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Galileo Heads for Fiery Death

Scientists at NASA's Jet Propulsion Laboratory in Pasadena, Calif., will listen in Sunday as the Galileo spacecraft sends its final signals. After orbiting Jupiter for nearly eight years, mission managers decided it was best to destroy the spacecraft by crashing it into the giant planet. NPR's Joe Palca, who has been covering the Galileo mission for 17 years, reports on the mission and its accomplishments.

Galileo was a big success, Palca says. Its cameras returned thousands of pictures of Jupiter and its large, icy moons. Galileo's magnetometers found evidence that liquid oceans still exist under the ice of Europa. Other instruments analyzed Jupiter's turbulent atmosphere.

But Galileo was very nearly a flop, Palca says. It was constantly flirting with disaster, even before it left Earth.

"When the project started in 1977," says Bill O'Neil, one of Galileo's project managers, "the idea was that it would be launched in January 1982 and would arrive at Jupiter in the middle of July 1985. So it turns out that we actually arrived at Jupiter a little more than a decade later, in December of 1995, and launched seven-and-a-half years after we were originally scheduled to launch."

The problem was with NASA's brand new space shuttle that was to carry Galileo and its booster rocket into orbit.

A launch date was finally set for May 1986. But in January that year, the space shuttle Challenger blew up. After reviewing the safety of all future missions, O'Neil says NASA decided it was too dangerous for Galileo's powerful booster to fly on the shuttle even when flights resumed.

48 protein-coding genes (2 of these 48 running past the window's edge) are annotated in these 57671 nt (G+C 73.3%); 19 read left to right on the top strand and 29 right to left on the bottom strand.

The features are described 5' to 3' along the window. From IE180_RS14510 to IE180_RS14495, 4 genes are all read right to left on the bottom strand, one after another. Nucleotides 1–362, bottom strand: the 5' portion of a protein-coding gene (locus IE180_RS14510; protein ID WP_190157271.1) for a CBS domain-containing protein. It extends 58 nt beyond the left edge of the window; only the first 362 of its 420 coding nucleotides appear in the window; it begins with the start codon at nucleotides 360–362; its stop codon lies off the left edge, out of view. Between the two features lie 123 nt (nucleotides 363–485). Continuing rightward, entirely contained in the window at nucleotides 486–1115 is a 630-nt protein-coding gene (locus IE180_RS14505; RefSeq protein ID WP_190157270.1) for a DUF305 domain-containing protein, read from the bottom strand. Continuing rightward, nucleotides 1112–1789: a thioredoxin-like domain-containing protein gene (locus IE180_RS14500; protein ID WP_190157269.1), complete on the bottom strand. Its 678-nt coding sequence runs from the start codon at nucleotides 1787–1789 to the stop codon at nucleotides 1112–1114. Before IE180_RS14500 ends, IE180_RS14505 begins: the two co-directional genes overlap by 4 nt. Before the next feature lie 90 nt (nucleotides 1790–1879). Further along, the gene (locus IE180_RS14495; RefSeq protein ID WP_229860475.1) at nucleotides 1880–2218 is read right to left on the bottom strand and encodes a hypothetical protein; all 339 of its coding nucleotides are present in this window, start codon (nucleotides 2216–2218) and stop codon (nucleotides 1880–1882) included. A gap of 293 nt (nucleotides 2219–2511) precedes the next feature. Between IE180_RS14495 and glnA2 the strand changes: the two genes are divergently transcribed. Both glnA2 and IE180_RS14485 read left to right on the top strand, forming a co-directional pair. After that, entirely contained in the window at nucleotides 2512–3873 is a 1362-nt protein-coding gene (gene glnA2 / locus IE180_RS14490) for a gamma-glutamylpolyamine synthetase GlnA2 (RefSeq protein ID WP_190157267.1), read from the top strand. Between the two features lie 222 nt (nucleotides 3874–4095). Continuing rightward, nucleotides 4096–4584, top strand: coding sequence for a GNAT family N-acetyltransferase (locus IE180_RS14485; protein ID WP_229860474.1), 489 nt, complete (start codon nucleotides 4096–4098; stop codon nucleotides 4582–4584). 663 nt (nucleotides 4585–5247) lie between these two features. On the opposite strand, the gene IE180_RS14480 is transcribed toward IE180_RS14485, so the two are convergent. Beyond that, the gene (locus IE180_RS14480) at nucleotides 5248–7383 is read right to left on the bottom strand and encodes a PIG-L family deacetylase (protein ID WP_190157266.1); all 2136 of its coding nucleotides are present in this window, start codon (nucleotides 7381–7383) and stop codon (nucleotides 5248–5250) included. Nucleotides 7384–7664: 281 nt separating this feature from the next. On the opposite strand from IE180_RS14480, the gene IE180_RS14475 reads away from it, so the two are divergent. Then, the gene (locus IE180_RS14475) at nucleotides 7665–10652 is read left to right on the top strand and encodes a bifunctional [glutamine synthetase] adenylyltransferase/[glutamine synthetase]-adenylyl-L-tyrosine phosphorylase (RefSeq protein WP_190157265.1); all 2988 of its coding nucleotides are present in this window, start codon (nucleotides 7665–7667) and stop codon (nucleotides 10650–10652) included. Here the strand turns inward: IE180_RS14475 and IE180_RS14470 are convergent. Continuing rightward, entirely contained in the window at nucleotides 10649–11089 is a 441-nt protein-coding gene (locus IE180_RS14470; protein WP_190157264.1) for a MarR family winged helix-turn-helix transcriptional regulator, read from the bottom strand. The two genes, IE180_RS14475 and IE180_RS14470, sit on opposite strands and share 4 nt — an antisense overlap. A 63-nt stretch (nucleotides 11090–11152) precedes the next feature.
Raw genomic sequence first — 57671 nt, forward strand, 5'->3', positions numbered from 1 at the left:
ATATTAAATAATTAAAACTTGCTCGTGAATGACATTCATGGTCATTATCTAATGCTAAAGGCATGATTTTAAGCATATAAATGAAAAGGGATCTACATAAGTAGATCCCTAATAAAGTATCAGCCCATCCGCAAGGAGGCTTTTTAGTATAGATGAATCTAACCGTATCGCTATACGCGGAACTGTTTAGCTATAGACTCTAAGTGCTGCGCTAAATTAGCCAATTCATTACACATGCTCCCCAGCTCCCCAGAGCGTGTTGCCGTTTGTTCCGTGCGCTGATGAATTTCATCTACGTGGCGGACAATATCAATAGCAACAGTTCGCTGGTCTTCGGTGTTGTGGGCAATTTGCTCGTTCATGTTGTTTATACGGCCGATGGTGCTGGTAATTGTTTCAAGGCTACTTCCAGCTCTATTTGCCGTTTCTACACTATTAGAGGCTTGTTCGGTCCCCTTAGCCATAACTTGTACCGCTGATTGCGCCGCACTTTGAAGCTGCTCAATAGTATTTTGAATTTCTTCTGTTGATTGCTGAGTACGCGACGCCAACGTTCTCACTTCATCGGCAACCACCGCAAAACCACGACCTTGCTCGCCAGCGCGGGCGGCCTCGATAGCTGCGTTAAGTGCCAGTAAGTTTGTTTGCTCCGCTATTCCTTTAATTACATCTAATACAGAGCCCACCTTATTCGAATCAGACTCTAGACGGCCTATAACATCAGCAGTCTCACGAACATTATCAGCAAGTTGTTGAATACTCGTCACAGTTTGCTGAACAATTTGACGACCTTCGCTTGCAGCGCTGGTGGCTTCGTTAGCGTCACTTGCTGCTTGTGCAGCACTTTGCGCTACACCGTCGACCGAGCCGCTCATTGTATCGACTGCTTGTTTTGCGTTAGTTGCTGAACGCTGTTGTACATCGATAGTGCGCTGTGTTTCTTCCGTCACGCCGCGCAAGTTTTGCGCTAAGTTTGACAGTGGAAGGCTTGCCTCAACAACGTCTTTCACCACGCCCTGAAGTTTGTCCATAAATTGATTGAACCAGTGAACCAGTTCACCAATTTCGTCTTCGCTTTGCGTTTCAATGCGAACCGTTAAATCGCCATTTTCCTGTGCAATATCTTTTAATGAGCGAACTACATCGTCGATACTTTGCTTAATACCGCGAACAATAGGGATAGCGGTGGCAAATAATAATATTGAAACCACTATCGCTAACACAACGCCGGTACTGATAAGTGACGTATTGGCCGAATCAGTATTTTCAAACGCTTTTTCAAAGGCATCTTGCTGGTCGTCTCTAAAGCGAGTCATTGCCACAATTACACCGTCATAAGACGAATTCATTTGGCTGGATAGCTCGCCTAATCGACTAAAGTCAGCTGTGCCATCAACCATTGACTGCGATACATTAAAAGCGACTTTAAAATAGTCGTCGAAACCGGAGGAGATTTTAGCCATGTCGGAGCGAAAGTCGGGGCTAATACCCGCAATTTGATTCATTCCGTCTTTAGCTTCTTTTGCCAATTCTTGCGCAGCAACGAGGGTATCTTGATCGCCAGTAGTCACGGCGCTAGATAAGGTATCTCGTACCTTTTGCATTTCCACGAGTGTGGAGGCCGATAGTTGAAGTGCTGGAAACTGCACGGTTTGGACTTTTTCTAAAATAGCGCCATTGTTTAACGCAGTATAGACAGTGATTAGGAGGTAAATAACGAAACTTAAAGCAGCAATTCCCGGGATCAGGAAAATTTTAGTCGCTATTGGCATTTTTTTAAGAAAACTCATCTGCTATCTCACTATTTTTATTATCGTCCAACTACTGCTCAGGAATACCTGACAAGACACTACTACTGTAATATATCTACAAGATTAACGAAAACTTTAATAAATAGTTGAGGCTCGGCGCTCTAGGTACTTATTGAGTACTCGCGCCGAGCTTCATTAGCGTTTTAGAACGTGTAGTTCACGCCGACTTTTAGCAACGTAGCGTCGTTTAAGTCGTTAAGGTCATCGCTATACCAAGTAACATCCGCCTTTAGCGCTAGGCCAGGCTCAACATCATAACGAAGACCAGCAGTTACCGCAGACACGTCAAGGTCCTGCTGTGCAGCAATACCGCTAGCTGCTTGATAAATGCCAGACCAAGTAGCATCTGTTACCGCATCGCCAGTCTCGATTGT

Without the booster, Galileo couldn't leave Earth's orbit and make it to Jupiter. The summer of 1986 was a bleak time for O'Neil and colleagues.

"We spent the month of July with no way to get Galileo to Jupiter, and for a time it looked like the only place we could get it to was the Smithsonian," he says. "And we weren't entirely kidding when we used to talk about that."

O'Neil says NASA would only let the shuttle carry a far less powerful booster, one that didn't have the power Galileo needed. System engineer Roger Diehl solved the problem in the nick of time:

"It was just on that last Friday in July that Roger had this brainwave to come by the Earth twice to get the gravity assist we needed to get to Jupiter," O'Neil explains.

So in what has to be one of the most counterintuitive flight plans of all time, the mission to the outer planet Jupiter actually started off flying to the inner planet Venus, then back for two loops around Earth. Finally, six years after it launched, Galileo arrived at Jupiter in December 1995 and began taking pictures and measurements of the Jovian system.

Galileo's main mission ended in 1997, but NASA has kept the project going -- until now.

Claudia Alexander, Galileo's final project manager, says NASA officials worried that the spacecraft's orbit could send it crashing into Europa. They didn't want to risk contaminating a moon that might harbor life, so they decided a suicide plunge into Jupiter would be best.

Alexander says Galileo is scheduled to work right up to the end. "We are hoping, with fingers crossed, that we can go past the orbit of Amalthea and continue collecting science data," she says. "I actually don't think that's going to happen. I don't think the spacecraft is going to be able to handle that radiation environment."

But with Galileo, says Palca, you have to be prepared for pleasant surprises.

Copyright 2022 NPR. To see more, visit https://www.npr.org.

Joe Palca is a science correspondent for NPR. Since joining NPR in 1992, Palca has covered a range of science topics — everything from biomedical research to astronomy. He is currently focused on the eponymous series, "Joe's Big Idea." Stories in the series explore the minds and motivations of scientists and inventors. Palca is also the founder of NPR Scicommers – A science communication collective.
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